We strongly object to the provisions included in Chapter 3, Building Energy Codes. Building energy codes are an important tool for advancing energy efficiency in the largest consuming sector of our economy. Buildings represent more than 40% of the energy we consume. As a result of a 38% improvement in the codes in recent years, we have seen a reduction of $44 billion annually in the energy bills of American families. And, there are more savings to be realized. The Department of Energy has played a key and critical role in the development, evaluation, adoption and implementation of building energy codes and it is imperative that this work continue unimpeded.
The Discussion Draft’s provisions eviscerate DOE’s historic role in three important ways that are detrimental to sound national energy policy.
- First, the provisions weaken the certification process for state code submissions, creating essentially an “automatic” certification by DOE regardless of whether or not efficiency criteria are met;
- Second, DOE is barred from participating in the critical steps of code development, evaluation and adoption and can provide technical assistance to states only on implementation and even that support has limitations; and,
- Third, DOE cannot provide any assistance – technical or financial – if it finds that a proposed code does not meet a simple payback period of ten years or less.
“Simple Payback” is a flawed concept for valuing energy investments that are rolled into a mortgage on a new home or building that likely will last for more than 50 years. Home and commercial building owners who finance their purchase don’t pay the full incremental cost of energy efficiency improvements up front but over the course of the mortgage term. And, importantly, the energy bill savings begin on day one of ownership.
A poll conducted by the National Association of Homebuilders (NAHB) found that 9 out of 10 Americans will pay 2-3% more for homes that contain energy efficiency upgrades. This provides evidence that homeowners understand the concept that efficiency upgrades are “permanent” and add value to the home.
The Alliance and many others, including the some of the nation’s largest home builders are working together in support of enactment of the “SAVE Act” which will ensure that the value of efficiency upgrades is taken into account during both the appraisal and the mortgage underwriting processes. We urge the Committee to remove Chapter 3 from the Discussion Draft.
With respect to other provisions of the Discussion Draft, we have these comments: Section 4124 of the bill is effectively an “old chestnut” wherein the updating by DOE of a longstanding rule has been delayed by litigation and other factors. We recognize and appreciate the concerns that have been raised about the rule relating to its practical impact on customers, especially low income customers. And, as such, we are part of the ongoing negotiating process, and are hopeful that the negotiations will produce a consensus resolution before the rule is scheduled to go into effect in April of 2016.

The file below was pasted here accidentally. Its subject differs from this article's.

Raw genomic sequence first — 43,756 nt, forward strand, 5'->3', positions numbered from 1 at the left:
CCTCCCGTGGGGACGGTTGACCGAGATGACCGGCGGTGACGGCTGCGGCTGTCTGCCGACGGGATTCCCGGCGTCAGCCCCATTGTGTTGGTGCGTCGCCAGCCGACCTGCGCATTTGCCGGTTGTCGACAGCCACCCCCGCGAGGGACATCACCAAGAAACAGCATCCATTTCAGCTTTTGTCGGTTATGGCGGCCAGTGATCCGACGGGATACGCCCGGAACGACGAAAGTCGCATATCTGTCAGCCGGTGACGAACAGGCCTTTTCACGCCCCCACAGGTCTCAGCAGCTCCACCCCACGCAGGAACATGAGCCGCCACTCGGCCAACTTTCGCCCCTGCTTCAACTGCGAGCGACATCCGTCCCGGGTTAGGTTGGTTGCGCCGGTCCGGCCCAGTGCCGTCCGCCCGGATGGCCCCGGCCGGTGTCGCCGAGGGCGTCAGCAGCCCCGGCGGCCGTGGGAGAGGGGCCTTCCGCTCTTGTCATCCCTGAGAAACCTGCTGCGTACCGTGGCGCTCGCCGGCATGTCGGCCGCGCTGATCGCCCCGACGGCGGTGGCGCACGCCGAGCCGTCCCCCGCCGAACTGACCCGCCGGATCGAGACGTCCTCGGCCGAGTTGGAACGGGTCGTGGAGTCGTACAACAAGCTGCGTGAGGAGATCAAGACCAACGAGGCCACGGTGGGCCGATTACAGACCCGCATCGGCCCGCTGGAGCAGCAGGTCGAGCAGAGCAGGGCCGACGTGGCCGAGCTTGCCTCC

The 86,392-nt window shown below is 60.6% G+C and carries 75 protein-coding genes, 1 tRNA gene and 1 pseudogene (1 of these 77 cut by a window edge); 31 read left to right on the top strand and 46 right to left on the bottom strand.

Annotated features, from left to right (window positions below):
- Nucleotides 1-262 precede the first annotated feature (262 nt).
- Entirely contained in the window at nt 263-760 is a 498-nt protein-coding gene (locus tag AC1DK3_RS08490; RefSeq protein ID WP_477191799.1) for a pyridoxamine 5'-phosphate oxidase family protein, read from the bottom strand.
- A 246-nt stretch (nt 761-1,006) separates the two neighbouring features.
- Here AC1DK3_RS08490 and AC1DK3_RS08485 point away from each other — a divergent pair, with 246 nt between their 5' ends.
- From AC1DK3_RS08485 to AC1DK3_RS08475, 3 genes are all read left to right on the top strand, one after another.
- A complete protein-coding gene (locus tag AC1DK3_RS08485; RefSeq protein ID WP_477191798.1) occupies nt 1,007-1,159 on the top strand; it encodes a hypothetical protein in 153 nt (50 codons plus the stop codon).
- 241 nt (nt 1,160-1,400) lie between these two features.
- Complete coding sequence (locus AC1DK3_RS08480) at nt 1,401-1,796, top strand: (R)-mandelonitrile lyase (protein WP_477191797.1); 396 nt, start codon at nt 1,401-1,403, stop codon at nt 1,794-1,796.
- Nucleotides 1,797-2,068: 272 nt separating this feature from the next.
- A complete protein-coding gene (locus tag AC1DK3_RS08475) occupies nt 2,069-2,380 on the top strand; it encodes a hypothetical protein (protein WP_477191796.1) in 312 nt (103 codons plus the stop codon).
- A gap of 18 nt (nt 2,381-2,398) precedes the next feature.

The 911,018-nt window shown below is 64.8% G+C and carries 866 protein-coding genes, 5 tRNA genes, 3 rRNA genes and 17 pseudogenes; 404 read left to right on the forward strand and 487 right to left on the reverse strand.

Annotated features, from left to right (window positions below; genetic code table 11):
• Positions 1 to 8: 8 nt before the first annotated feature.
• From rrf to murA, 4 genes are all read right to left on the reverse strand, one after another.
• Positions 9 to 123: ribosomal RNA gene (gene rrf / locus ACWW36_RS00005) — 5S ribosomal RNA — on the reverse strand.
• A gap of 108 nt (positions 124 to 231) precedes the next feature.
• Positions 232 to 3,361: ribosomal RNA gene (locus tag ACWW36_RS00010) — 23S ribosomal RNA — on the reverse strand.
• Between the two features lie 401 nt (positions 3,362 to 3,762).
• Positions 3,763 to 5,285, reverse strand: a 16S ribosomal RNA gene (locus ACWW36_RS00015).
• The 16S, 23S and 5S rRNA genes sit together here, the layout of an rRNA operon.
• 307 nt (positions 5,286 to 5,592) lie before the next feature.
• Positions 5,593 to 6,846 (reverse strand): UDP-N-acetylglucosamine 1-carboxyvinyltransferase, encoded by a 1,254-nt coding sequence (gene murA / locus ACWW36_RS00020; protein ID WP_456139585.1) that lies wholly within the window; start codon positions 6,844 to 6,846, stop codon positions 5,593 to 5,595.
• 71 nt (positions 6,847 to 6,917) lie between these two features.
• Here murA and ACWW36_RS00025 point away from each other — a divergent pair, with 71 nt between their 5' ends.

We understand that the Section 4124 may be amended, and as some of the stakeholders in the negotiating process are opposed to the current version, we would appreciate the opportunity to work with the Committee and other stakeholders to craft language that will can garner consensus support.
We commend the Chair and the Committee for working to develop a comprehensive energy bill that seeks to include energy efficiency as a pillar of national energy policy. We are hopeful that as the Committee continues its work, the energy efficiency title can be made much more robust with the addition of innovative and cost-effective provisions that are contained in bills introduced by 9 Committee members and others in the House on a bi-partisan basis. One such proposals that we believe has merit and deserves consideration for inclusion in the bill include the Energy Savings and Industrial Competitiveness Act was reintroduced by Reps. McKinley and Welch yesterday.
- The bill strengthens model building codes to make new homes and commercial buildings more energy efficient while working with states and the private sector to improve the transparency of the code-writing process;
- The bill promotes the training of the next generation of the clean economy workforce in energy-efficient commercial building design and operation through university-based Training and Research Assessment Centers;
- The bill establishes a “Supply Star” program to help make companies’ supply chains more efficient;
- The manufacturing process will be helped by incentivizing the use of more energy efficient electric motors and transformers; and,
The bill incorporates the provisions of the SAVE Act, which I referenced earlier, by requiring that all mortgages issued, insured, purchased or securitized by a Federal agency must account for energy efficiency in the mortgage underwriting process.
Past history suggests that the process of crafting a comprehensive energy bill that can garner enough support to be enacted by the Congress can be a challenging and sometimes slow process. And, we note that there are many energy efficiency bills that have broad bi-partisan support and which could begin delivering real benefit in terms of energy and money savings for American homes and businesses. It is our hope that the Committee will move any such bills that do not find their way into the energy package forward even as work proceeds on the bigger bill. And, should the process of moving a comprehensive bill slow or stall, then we hope that the Committee will consider action on the provisions included in the efficiency title separately. Where there is broad consensus and demonstrated, tangible benefit to the country – as there is with energy efficiency policies – we believe that it is important for Congress to act. Finally, it is imperative that no provisions, such as those currently included as Chapter 3 of the Draft Discussion that impede or “roll back” effective energy efficiency policies and programs are included in any comprehensive bill reported by the Committee. We need to move forward on energy efficiency not backward. Thank you again for this opportunity to present the views of the Alliance to Save Energy and I look forward to working with the Committee on energy efficiency legislation.